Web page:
Brandon Stanford, who is black in America

Show guns against racism and Donald Trump : Black militia shows up in the US - what it is and what it wants

They look like soldiers. Martial, dressed all in black. Semi-automatic rifles hang around their shoulders and, in combination with the predominantly paramilitary uniform, appear threatening to intimidating.

Anyone who sees the black militia NFAC, also known as the black militia, quickly connects them with the “Black Lives Matter” protest movement. In doing so, she clearly distinguishes herself from the movement - and from the term protest itself.

The “Not Fucking Around Coalition” - meaning: “We-mean-it-serious-Coalition” - wants only one thing: Justice for Breonna Taylor. The 26-year-old black paramedic was shot dead by police on March 13 in her home.

Therefore, the NFAC marched on Saturday in Louisville, Kentucky, United States. The images spread rapidly on the internet.

The vigilante group demands faster investigations and more transparency from the police. "If you don't tell us, we'll think you're doing nothing," said John Fitzgerald Johnson, NFAC founder, the local Louisville Courier Journal. Fitzgerald Johnson is also known as "Grand Master Jay" and was an independent candidate for the 2016 US presidential election.

Grouping invokes its right of assembly

NFAC and "Black Lives Matter" are similar in the matter: Both movements stand up against racist police violence. While the protest movement for George Floyd does so loudly and with banners, the NFAC is out to exercise its constitutional rights and bear arms, according to Fitzgerald Johnson. The group, which consists of former military riflemen, sees itself as "purely black" - and only invokes its right of assembly.

The fact that groups are heavily armed at meetings in the USA is unusual and questionable from a European point of view - but in America it is legal. Black and white protesters also carried rifles recently at the “Black Lives Matter” protests in Richmond.

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There is therefore little criticism of the NFAC's semi-automatic weapons in the USA. Only the right-wing extremist militia “Three Percenters”, which formed against the NFAC in Louisville, actively speaks out against the black vigilante group.

The NFAC have already emphasized several times that they have nothing to do with the “New Black Panther Party”. This is part of the "Black Power Movement" and calls on black Americans to arm themselves and thus protect themselves against attacks by the police. When they first appeared publicly, members of the NFAC had been dubbed “black panthers” - in mid-May on the sidelines of protests following the racist murder of Afro-American Ahmaud Arbery in Brunswick, Georgia.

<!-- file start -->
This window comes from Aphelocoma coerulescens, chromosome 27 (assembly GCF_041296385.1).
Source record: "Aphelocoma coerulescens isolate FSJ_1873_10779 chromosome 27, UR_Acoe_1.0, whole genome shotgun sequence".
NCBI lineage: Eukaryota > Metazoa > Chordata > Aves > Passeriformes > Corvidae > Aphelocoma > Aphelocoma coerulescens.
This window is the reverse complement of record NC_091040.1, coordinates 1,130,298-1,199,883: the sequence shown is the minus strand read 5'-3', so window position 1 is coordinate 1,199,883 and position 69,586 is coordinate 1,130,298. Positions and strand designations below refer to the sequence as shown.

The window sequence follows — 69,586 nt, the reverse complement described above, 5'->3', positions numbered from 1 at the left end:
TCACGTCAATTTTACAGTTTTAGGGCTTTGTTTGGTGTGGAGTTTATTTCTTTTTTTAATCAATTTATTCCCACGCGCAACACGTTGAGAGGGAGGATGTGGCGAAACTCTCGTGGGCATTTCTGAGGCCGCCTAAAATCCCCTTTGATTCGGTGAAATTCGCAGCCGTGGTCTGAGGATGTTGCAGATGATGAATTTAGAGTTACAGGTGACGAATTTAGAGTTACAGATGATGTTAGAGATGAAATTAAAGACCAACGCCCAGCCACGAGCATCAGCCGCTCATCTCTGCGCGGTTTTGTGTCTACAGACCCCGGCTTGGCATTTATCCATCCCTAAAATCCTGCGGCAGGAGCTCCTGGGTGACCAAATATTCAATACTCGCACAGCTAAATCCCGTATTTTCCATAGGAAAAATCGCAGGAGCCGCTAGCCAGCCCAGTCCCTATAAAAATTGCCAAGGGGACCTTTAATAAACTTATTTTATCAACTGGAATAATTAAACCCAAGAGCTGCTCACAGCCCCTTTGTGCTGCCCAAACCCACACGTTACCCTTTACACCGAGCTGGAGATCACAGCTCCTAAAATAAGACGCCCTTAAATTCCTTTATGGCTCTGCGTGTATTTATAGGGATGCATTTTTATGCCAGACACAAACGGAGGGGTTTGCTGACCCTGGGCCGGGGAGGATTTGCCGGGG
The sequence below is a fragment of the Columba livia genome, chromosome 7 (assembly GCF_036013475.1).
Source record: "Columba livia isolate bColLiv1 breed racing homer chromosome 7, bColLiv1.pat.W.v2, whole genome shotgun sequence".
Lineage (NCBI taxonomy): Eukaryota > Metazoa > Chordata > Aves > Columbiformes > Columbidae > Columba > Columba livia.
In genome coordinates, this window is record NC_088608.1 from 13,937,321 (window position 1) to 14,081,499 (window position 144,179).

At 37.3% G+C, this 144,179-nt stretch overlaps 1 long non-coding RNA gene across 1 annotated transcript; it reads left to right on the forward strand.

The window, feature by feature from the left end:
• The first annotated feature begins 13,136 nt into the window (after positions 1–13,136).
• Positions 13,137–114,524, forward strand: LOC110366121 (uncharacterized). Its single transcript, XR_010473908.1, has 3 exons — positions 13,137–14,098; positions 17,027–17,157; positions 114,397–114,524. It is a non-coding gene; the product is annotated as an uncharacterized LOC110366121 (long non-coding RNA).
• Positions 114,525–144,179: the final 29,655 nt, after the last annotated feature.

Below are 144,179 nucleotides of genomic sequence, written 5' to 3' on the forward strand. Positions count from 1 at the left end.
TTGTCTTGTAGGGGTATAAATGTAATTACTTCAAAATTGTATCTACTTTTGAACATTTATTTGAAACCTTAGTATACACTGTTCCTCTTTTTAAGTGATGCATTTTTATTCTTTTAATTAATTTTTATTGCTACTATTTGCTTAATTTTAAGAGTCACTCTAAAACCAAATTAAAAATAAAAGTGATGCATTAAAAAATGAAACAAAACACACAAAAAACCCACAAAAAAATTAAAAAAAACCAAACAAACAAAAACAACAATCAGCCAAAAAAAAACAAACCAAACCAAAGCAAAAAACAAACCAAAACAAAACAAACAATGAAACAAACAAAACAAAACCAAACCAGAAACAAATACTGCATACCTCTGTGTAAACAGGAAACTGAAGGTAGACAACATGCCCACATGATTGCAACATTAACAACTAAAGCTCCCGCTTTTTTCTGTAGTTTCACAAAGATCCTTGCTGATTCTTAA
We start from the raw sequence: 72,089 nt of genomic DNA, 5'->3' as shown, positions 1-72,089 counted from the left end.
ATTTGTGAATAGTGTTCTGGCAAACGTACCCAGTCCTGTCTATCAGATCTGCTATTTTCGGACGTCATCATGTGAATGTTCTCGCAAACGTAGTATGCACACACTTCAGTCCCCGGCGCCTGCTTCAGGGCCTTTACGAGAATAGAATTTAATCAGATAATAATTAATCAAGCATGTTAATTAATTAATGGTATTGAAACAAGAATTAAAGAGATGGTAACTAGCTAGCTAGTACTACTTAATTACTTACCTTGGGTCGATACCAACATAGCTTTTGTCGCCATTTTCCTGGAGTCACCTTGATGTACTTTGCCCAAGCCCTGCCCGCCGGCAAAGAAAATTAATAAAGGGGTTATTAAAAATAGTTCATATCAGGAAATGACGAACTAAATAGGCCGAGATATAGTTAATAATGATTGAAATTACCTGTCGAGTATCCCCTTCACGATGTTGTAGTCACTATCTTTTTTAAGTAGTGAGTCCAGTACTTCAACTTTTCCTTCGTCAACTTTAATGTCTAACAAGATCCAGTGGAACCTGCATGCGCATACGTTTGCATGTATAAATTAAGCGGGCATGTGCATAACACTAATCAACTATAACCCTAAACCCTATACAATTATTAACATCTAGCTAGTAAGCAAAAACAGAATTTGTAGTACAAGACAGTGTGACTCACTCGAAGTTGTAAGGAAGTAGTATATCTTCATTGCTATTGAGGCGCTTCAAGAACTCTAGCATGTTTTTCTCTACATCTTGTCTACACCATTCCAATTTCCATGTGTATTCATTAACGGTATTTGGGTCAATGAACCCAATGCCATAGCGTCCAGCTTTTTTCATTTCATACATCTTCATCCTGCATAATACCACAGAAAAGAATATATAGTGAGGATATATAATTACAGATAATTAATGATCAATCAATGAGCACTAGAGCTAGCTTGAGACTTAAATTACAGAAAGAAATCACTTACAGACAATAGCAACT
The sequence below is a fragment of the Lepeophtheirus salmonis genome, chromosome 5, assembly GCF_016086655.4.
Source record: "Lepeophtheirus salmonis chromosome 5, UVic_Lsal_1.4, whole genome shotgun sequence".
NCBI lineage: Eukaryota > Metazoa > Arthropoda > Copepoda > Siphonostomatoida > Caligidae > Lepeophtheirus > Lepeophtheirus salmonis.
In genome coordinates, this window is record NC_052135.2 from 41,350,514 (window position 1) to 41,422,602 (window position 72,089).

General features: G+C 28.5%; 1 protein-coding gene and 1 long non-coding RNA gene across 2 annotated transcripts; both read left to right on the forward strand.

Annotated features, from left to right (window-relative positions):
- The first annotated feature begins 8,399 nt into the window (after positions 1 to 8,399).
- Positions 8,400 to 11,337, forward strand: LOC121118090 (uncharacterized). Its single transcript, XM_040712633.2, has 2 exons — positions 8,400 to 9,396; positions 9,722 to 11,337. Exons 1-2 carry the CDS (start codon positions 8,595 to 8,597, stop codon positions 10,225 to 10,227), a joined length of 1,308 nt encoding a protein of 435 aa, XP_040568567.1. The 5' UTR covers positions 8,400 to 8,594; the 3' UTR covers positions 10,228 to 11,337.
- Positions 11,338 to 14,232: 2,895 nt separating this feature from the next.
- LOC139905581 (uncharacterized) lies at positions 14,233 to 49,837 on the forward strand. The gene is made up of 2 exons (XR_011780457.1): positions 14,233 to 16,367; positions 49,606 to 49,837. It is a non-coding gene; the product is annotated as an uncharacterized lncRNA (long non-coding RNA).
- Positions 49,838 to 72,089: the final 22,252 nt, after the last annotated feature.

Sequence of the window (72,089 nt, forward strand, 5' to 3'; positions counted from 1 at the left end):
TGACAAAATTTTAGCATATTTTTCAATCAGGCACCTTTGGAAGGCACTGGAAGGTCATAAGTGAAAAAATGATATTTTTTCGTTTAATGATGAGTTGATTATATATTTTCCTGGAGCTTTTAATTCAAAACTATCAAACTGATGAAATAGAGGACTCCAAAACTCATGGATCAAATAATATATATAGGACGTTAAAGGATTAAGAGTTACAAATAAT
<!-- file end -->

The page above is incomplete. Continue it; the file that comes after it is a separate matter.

“We don't protest, we don't demonstrate. We don't come to sing or chant, ”Fitzgerald Johnson made clear three weeks ago.

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In early July, the militia was noticed with a march in Stone Mountain Park near Atlanta in the state of Georgia. Around 1000 heavily armed members of the militia marched through the park to the Confederate memorial in order to demand its removal on the spot, according to park officials.

The memorial depicts former Confederate President Jefferson Davies and two generals who fought to preserve slavery during the American Civil War (1861-1865). The vigilante group had agreed with the police for this march and thanked them later for it.

"Our initial goal was to have a formation from our militia in Stone Mountain to make a point," said NFAC founder Johnson. "While so many statues are being phased out in the country - why not this one?"

Black militia are peaceful - but a shot goes off anyway

On the same day, the Atlanta vigilantes accompanied the sister of Rayshard Brooks, who was killed by police officers, who wanted to take part in a protest march against police violence. The NFAC formation escorted them, but did not take part in the demonstration - and thus remained true to the line proclaimed by Fitzgerald Johnson.

So the black militias are anything but what one might expect from them on the outside. They are peaceful and not out to use their firearms.

There were other reasons for the fact that a shot from a rifle did break out in Louisville on Saturday: When the vigilante group was about to inspect their weapons, one of the participants accidentally shot three of his colleagues - who were not seriously injured, however.

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